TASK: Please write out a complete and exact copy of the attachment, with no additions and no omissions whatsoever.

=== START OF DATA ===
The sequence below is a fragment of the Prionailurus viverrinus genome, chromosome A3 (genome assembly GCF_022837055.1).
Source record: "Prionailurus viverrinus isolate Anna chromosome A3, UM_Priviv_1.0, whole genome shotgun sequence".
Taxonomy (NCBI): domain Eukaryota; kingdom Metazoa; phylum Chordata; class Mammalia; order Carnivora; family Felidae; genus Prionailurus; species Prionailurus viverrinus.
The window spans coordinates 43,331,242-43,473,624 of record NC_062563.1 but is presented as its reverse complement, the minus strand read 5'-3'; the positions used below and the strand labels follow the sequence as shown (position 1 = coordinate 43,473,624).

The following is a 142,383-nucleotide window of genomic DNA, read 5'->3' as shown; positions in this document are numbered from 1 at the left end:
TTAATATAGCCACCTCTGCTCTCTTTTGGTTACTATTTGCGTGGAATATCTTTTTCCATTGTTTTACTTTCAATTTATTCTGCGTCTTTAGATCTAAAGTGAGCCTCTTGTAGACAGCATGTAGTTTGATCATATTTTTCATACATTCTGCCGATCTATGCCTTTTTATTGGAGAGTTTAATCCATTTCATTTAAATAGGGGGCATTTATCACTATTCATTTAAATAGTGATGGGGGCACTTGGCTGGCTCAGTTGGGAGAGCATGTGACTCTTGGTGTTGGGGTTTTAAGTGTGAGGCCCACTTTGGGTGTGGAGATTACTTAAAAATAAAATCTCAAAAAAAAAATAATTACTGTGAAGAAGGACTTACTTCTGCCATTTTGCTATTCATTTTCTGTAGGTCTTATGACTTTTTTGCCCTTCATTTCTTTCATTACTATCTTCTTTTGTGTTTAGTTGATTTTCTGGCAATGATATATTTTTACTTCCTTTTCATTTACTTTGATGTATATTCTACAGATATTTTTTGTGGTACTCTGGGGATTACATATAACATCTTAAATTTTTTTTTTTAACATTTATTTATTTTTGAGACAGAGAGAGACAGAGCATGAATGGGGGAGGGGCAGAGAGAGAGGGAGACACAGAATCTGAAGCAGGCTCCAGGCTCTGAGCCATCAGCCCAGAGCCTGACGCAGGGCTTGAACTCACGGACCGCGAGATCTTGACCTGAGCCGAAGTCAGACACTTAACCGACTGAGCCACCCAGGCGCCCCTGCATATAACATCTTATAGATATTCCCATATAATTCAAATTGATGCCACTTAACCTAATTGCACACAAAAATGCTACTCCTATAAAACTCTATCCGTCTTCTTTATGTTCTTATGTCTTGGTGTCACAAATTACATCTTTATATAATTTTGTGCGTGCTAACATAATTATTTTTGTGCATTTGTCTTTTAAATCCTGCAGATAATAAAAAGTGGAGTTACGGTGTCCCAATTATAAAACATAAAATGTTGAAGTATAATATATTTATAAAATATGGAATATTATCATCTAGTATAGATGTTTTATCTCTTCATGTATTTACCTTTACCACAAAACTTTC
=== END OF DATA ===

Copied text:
The sequence below is a fragment of the Prionailurus viverrinus genome, chromosome A3 (genome assembly GCF_022837055.1).
Source record: "Prionailurus viverrinus isolate Anna chromosome A3, UM_Priviv_1.0, whole genome shotgun sequence".
Taxonomy (NCBI): domain Eukaryota; kingdom Metazoa; phylum Chordata; class Mammalia; order Carnivora; family Felidae; genus Prionailurus; species Prionailurus viverrinus.
The window spans coordinates 43,331,242-43,473,624 of record NC_062563.1 but is presented as its reverse complement, the minus strand read 5'-3'; the positions used below and the strand labels follow the sequence as shown (position 1 = coordinate 43,473,624).

The following is a 142,383-nucleotide window of genomic DNA, read 5'->3' as shown; positions in this document are numbered from 1 at the left end:
TTAATATAGCCACCTCTGCTCTCTTTTGGTTACTATTTGCGTGGAATATCTTTTTCCATTGTTTTACTTTCAATTTATTCTGCGTCTTTAGATCTAAAGTGAGCCTCTTGTAGACAGCATGTAGTTTGATCATATTTTTCATACATTCTGCCGATCTATGCCTTTTTATTGGAGAGTTTAATCCATTTCATTTAAATAGGGGGCATTTATCACTATTCATTTAAATAGTGATGGGGGCACTTGGCTGGCTCAGTTGGGAGAGCATGTGACTCTTGGTGTTGGGGTTTTAAGTGTGAGGCCCACTTTGGGTGTGGAGATTACTTAAAAATAAAATCTCAAAAAAAAAATAATTACTGTGAAGAAGGACTTACTTCTGCCATTTTGCTATTCATTTTCTGTAGGTCTTATGACTTTTTTGCCCTTCATTTCTTTCATTACTATCTTCTTTTGTGTTTAGTTGATTTTCTGGCAATGATATATTTTTACTTCCTTTTCATTTACTTTGATGTATATTCTACAGATATTTTTTGTGGTACTCTGGGGATTACATATAACATCTTAAATTTTTTTTTTTAACATTTATTTATTTTTGAGACAGAGAGAGACAGAGCATGAATGGGGGAGGGGCAGAGAGAGAGGGAGACACAGAATCTGAAGCAGGCTCCAGGCTCTGAGCCATCAGCCCAGAGCCTGACGCAGGGCTTGAACTCACGGACCGCGAGATCTTGACCTGAGCCGAAGTCAGACACTTAACCGACTGAGCCACCCAGGCGCCCCTGCATATAACATCTTATAGATATTCCCATATAATTCAAATTGATGCCACTTAACCTAATTGCACACAAAAATGCTACTCCTATAAAACTCTATCCGTCTTCTTTATGTTCTTATGTCTTGGTGTCACAAATTACATCTTTATATAATTTTGTGCGTGCTAACATAATTATTTTTGTGCATTTGTCTTTTAAATCCTGCAGATAATAAAAAGTGGAGTTACGGTGTCCCAATTATAAAACATAAAATGTTGAAGTATAATATATTTATAAAATATGGAATATTATCATCTAGTATAGATGTTTTATCTCTTCATGTATTTACCTTTACCACAAAACTTTC